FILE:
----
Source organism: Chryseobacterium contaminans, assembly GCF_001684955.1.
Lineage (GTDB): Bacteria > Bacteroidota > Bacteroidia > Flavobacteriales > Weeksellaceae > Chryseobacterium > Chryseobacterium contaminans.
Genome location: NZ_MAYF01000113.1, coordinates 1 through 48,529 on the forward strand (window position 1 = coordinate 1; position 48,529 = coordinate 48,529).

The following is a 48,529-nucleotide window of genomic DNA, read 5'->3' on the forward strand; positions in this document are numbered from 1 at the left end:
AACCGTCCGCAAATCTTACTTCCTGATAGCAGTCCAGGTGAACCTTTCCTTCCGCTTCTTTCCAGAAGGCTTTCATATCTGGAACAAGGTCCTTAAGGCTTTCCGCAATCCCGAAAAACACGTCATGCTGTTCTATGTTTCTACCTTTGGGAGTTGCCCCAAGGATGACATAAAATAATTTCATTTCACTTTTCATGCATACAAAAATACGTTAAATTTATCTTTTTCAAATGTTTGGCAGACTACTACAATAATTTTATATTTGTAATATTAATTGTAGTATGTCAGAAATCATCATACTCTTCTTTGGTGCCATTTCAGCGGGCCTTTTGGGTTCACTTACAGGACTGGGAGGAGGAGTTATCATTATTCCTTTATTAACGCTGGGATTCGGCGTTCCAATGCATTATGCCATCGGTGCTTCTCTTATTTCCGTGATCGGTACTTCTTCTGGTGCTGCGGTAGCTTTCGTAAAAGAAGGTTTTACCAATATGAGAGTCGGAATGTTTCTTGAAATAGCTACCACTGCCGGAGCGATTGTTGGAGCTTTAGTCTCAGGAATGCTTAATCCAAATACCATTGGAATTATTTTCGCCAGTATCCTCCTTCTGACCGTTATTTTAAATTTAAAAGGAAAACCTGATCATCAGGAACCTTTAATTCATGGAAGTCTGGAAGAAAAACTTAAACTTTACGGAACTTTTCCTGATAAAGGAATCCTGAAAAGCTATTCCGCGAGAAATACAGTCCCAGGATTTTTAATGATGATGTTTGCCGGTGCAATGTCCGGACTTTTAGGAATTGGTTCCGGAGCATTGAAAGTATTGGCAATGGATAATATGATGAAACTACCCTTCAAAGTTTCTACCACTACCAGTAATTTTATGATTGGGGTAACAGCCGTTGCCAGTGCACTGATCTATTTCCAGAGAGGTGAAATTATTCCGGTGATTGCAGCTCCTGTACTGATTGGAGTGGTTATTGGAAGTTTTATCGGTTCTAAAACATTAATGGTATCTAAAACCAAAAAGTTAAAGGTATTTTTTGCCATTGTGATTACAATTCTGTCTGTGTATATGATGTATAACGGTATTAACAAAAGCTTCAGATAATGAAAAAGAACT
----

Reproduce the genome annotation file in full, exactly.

Source organism: Chryseobacterium contaminans, assembly GCF_001684955.1.
Lineage (GTDB): Bacteria > Bacteroidota > Bacteroidia > Flavobacteriales > Weeksellaceae > Chryseobacterium > Chryseobacterium contaminans.
Genome location: NZ_MAYF01000113.1, coordinates 1 through 48,529 on the forward strand (window position 1 = coordinate 1; position 48,529 = coordinate 48,529).

The following is a 48,529-nucleotide window of genomic DNA, read 5'->3' on the forward strand; positions in this document are numbered from 1 at the left end:
AACCGTCCGCAAATCTTACTTCCTGATAGCAGTCCAGGTGAACCTTTCCTTCCGCTTCTTTCCAGAAGGCTTTCATATCTGGAACAAGGTCCTTAAGGCTTTCCGCAATCCCGAAAAACACGTCATGCTGTTCTATGTTTCTACCTTTGGGAGTTGCCCCAAGGATGACATAAAATAATTTCATTTCACTTTTCATGCATACAAAAATACGTTAAATTTATCTTTTTCAAATGTTTGGCAGACTACTACAATAATTTTATATTTGTAATATTAATTGTAGTATGTCAGAAATCATCATACTCTTCTTTGGTGCCATTTCAGCGGGCCTTTTGGGTTCACTTACAGGACTGGGAGGAGGAGTTATCATTATTCCTTTATTAACGCTGGGATTCGGCGTTCCAATGCATTATGCCATCGGTGCTTCTCTTATTTCCGTGATCGGTACTTCTTCTGGTGCTGCGGTAGCTTTCGTAAAAGAAGGTTTTACCAATATGAGAGTCGGAATGTTTCTTGAAATAGCTACCACTGCCGGAGCGATTGTTGGAGCTTTAGTCTCAGGAATGCTTAATCCAAATACCATTGGAATTATTTTCGCCAGTATCCTCCTTCTGACCGTTATTTTAAATTTAAAAGGAAAACCTGATCATCAGGAACCTTTAATTCATGGAAGTCTGGAAGAAAAACTTAAACTTTACGGAACTTTTCCTGATAAAGGAATCCTGAAAAGCTATTCCGCGAGAAATACAGTCCCAGGATTTTTAATGATGATGTTTGCCGGTGCAATGTCCGGACTTTTAGGAATTGGTTCCGGAGCATTGAAAGTATTGGCAATGGATAATATGATGAAACTACCCTTCAAAGTTTCTACCACTACCAGTAATTTTATGATTGGGGTAACAGCCGTTGCCAGTGCACTGATCTATTTCCAGAGAGGTGAAATTATTCCGGTGATTGCAGCTCCTGTACTGATTGGAGTGGTTATTGGAAGTTTTATCGGTTCTAAAACATTAATGGTATCTAAAACCAAAAAGTTAAAGGTATTTTTTGCCATTGTGATTACAATTCTGTCTGTGTATATGATGTATAACGGTATTAACAAAAGCTTCAGATAATGAAAAAGAACT